The most recent book, Frank Immersed, was originally going to be titled Frank in a Box, but my co-writer and I decided it wasn’t a great title, so we changed it.

I’ve got some other ‘Frank’ titles lined up, but I’m not married to this strategy as it can be a limiting strategy.

So, How do you select your titles?

Here are some tips when working on selecting them:

  • Just write – your title will come to you eventually, don’t spend an inordinate amount of time agonizing over what to call your book or story. You can do that later, but, like me, the inspiration may come when you least expect it.
  • Be creative – Your title can be intriguing, tell the reader a bit about the kind of story it is and can draw them in.
  • Duplicate of other titles – Don’t worry so much about this. If your book is a different genre or fiction vs. non-fiction from a book with the same title, that’s okay.

65 thoughts on “Titles – How Important Are They and How Do You Come Up With Them?

  1. My title started of as the crystal cottage and ended up as The Curse of Time. With each book in the series a crystal will be in the title so book 1 is The Curse of Time #1 Bloodstone. Book 2 The Curse of Time #2 Golden Healer and no title for book three yet!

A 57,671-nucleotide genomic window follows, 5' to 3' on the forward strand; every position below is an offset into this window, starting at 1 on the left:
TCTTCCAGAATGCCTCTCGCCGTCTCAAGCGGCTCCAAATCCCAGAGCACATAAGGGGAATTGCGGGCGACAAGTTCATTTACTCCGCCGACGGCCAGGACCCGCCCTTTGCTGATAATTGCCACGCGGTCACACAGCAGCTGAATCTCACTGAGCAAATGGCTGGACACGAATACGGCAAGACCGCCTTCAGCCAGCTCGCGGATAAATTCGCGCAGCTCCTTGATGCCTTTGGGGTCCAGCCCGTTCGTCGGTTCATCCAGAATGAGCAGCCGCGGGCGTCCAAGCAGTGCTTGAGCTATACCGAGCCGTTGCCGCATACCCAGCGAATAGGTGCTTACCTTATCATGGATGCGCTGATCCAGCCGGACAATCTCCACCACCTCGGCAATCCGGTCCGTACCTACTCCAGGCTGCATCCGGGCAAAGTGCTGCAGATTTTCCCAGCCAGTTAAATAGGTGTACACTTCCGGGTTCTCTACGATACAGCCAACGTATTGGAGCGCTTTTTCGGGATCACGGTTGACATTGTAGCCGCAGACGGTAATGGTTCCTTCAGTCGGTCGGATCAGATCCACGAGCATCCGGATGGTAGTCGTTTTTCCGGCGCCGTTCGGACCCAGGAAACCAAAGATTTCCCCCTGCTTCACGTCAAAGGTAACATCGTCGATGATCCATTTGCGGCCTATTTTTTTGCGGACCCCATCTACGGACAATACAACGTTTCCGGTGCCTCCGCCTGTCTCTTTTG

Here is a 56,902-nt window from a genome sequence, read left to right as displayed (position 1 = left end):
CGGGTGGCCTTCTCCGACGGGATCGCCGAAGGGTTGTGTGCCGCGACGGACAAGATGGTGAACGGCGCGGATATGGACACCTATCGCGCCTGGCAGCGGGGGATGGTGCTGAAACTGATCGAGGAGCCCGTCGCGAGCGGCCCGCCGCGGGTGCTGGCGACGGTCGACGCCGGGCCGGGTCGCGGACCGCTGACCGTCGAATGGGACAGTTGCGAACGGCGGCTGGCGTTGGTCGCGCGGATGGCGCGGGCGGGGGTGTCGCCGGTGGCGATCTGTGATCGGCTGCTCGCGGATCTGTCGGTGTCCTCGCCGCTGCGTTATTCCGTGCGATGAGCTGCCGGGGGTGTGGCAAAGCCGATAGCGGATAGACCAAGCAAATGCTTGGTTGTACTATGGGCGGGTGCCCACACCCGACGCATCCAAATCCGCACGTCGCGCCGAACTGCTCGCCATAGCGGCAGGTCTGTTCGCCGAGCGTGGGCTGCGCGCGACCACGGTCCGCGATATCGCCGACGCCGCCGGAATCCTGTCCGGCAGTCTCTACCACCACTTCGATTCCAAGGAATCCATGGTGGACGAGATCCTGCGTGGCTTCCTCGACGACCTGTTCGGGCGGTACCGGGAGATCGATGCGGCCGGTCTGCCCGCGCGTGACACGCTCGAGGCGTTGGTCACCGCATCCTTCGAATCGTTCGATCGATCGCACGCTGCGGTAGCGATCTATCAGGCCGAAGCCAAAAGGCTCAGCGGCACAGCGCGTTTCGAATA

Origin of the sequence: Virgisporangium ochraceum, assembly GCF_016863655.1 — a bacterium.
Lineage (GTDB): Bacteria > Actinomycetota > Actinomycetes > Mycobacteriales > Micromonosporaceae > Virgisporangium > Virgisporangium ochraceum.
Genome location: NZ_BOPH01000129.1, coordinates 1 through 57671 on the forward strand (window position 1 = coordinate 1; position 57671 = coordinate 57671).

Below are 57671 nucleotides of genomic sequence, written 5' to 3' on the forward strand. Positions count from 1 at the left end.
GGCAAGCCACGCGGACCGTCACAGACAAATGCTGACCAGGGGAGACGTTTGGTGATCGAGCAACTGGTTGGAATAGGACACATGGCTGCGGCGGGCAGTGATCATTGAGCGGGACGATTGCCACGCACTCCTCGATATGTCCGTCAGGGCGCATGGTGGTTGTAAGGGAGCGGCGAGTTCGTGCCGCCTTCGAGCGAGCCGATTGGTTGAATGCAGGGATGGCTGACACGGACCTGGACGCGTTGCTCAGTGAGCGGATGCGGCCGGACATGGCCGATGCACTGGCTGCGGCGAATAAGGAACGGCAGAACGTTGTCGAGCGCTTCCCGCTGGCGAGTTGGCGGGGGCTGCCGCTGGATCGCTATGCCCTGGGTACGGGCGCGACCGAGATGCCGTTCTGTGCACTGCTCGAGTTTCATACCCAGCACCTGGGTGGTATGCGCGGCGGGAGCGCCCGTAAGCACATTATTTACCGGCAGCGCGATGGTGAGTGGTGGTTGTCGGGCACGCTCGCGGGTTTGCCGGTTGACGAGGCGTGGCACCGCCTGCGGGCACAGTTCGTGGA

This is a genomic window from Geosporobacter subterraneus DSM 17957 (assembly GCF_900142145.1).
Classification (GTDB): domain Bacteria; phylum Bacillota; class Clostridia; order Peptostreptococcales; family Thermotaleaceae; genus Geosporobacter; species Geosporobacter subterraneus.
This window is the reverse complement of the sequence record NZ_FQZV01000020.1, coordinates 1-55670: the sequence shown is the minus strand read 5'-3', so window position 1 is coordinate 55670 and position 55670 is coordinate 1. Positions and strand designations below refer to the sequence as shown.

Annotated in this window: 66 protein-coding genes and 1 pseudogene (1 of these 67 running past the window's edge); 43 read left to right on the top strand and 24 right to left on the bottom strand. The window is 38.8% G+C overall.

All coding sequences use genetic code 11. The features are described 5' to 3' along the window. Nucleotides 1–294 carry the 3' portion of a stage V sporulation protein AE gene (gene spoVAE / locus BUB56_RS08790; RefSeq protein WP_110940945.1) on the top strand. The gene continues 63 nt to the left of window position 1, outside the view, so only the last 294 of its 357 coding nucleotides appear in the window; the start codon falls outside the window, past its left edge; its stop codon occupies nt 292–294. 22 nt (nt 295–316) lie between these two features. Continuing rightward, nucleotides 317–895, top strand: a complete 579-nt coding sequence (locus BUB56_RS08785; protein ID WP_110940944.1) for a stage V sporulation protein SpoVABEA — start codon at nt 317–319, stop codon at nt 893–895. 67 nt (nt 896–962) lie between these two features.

Liked by 2 people

  2. Titles are always a tough one. Kind of nerve-wracking too since it’s one of the first things people see. Probably right behind the cover in terms of importance. For some reason, I need to come up with at least a temporary one first. Guess it’s to mentally organize and help explain it to friends. With ‘Legends of Windemere’, I just came up with flowing titles that connected to something within the story. I remember a lot of fantasy books being like that or have something blunt such as ‘The Dawn Treader’ or ‘The Compass Key’. My other series are all taking different themes so far. I have 2-word titles where the second one is always Bedlam for my dystopian action adventure and my upcoming vampire stuff is all 1-word titles that depict a main theme of the story such as ‘Loyalty’ and ‘Eradication’.

    If there is a theme or method that helps books more than others then I haven’t found it. Might not ever do it because I get a bit too whimsical for my own good with titles.

    Liked by 1 person